These discounts reportedly have declined modestly over the years. In 2016, for example, one iBuyer’s discount was about 7 percent, while the other’s was around 3.5 percent. By 2019, those numbers stood closer to 2 and 4.5 percent, respectively.

The authors theorized that “pressure to deploy capital” may have “reduced the spread [between how much iBuyers pay for homes and how much they’re worth] as the iBuyer market matures.” Some of that pressure has likely come from Zillow Offers and other ventures that are trying to take a bite out of the growing iBuyer market.

“Ultimately, the spread [the discount paid by iBuyers] will be at an appropriate level to compensate the iBuyers for liquidity risks and capital costs,” they said.

Thus, the study’s “preliminary empirical results” suggest that sellers are paying “not just the difference in fees of 2 to 5 percent more than with traditional” agents, and a generous repair allowance, but also an additional 3 to 5 percent more to “compensate the iBuyer for liquidity risks and carrying costs.”

Taking all of this into account, the authors conclude the typical cost of using an iBuyer ranges from 13 to 15 percent depending on the company.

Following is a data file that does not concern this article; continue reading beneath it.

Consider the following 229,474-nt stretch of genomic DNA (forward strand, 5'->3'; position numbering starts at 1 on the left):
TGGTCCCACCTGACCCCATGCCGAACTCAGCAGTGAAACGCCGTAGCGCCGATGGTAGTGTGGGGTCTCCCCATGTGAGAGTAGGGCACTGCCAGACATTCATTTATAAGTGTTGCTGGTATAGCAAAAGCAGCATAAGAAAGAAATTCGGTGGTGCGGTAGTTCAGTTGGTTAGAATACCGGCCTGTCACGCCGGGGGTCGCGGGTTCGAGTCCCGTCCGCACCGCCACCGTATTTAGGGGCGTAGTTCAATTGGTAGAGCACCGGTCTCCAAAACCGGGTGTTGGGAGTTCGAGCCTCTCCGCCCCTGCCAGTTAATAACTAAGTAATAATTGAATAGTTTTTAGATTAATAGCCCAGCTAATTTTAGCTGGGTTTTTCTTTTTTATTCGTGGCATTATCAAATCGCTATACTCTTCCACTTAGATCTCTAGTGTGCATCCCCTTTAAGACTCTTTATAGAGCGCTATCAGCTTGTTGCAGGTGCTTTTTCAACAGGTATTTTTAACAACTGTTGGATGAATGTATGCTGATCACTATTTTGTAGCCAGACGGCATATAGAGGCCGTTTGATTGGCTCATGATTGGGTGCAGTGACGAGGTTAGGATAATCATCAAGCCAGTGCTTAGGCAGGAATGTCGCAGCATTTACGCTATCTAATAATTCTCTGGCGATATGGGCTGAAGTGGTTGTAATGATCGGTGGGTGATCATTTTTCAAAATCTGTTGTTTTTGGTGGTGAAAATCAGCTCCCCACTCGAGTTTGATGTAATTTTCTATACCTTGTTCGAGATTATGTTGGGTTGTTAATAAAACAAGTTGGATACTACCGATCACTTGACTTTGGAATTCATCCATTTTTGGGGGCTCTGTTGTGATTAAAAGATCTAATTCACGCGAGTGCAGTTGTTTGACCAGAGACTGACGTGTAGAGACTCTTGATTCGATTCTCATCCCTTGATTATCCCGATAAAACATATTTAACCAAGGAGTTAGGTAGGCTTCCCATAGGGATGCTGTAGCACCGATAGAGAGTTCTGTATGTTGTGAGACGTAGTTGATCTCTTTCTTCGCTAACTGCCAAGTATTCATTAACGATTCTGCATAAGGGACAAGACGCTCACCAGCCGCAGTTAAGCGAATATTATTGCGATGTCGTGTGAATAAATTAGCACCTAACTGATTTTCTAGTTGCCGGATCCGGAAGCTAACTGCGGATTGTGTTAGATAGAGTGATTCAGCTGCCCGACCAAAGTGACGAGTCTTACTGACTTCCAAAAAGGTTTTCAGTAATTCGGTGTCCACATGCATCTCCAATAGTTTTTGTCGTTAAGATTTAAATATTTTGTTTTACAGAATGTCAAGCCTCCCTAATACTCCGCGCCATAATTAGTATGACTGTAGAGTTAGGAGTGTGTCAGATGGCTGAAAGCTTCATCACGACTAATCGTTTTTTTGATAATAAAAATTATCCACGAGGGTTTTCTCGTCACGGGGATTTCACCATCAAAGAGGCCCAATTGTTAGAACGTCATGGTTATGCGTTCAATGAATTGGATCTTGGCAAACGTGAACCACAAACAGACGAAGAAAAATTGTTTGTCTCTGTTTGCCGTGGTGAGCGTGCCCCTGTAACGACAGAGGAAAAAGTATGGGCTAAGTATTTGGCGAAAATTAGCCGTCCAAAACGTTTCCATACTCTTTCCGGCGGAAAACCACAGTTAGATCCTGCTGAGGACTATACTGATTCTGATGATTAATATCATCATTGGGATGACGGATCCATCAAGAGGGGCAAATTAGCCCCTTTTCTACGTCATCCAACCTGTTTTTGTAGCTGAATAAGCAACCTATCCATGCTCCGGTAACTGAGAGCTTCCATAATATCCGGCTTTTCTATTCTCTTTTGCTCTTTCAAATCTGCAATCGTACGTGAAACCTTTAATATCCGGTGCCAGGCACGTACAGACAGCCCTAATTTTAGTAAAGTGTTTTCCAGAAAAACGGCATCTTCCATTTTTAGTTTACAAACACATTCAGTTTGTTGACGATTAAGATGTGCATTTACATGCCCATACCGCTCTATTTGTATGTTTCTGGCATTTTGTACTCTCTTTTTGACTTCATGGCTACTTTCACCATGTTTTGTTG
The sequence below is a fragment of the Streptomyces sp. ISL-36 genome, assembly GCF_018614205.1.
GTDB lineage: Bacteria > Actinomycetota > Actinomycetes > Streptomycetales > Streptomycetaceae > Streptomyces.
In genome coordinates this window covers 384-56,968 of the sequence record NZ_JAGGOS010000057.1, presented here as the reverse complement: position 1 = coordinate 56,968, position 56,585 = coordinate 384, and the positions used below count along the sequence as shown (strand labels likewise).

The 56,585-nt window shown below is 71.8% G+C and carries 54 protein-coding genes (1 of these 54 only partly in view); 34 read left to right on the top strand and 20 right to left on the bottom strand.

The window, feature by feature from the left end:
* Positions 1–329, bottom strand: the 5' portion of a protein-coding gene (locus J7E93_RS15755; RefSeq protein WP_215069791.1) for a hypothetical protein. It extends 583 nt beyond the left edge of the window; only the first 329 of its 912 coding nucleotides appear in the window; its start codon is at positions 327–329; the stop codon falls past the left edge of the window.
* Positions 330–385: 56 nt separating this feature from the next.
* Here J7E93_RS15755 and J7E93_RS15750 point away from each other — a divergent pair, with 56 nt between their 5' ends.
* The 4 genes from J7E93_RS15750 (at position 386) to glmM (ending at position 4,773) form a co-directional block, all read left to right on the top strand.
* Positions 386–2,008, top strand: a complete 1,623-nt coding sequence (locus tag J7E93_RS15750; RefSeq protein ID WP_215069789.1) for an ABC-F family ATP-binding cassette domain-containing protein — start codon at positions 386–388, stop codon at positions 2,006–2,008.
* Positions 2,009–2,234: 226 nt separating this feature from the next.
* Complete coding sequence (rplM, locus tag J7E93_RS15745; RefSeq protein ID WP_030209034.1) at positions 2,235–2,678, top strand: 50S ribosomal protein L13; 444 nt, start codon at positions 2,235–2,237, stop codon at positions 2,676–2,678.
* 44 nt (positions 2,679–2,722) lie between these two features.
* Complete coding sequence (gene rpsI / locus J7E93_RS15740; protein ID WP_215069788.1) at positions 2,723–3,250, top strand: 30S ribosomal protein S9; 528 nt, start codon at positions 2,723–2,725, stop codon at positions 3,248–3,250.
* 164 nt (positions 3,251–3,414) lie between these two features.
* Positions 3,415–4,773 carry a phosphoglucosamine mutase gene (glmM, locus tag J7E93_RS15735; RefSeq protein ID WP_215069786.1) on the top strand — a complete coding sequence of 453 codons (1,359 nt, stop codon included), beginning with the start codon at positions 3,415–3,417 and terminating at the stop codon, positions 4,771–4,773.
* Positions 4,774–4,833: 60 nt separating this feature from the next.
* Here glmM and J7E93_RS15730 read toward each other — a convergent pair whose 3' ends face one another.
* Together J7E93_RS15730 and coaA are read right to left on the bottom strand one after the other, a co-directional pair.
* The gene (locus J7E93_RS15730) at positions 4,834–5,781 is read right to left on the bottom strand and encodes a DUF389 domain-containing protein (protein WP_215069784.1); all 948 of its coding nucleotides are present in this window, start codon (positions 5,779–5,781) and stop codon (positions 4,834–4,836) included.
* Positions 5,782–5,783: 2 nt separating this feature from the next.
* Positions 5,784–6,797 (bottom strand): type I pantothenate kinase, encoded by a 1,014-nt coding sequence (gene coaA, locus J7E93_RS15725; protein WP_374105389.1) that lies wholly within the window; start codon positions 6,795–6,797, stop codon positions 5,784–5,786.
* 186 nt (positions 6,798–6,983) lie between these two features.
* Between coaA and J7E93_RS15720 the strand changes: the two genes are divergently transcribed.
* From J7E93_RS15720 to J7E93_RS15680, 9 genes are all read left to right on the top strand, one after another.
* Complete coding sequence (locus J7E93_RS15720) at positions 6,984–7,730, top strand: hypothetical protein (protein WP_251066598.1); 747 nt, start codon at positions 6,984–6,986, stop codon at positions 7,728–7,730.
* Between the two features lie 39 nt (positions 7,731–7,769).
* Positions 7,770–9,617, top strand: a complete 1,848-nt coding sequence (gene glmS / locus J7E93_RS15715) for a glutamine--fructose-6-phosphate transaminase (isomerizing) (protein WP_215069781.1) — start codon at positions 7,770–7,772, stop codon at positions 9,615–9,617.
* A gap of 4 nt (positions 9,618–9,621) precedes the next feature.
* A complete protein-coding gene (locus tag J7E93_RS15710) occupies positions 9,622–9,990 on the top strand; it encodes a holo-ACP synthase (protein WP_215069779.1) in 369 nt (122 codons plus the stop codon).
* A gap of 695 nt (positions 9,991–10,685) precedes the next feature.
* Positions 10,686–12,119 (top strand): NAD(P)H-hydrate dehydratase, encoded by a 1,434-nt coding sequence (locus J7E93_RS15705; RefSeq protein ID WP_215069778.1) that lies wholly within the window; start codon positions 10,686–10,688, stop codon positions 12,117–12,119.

This cost estimate is in line with estimates from some agents that spoke about iBuyers at Inman Connect Las Vegas, but a bit higher than an estimate published by Market Watch: 11 percent.

The cost makes sense from a business perspective, the report notes. IBuyers must cover carrying expenses and deal with a number of risks including home burglaries, price declines and “adverse selection.”

The last risk refers to the risk that sellers who know about hard-to-discover negative characteristics of their home will be more likely to sell their homes to iBuyers at prices that iBuyers would not pay were they aware of those flaws.

“Not all sellers are better informed than the iBuyers,” they write. “Still, there is some risk of informed sellers taking advantage of relatively high offers.”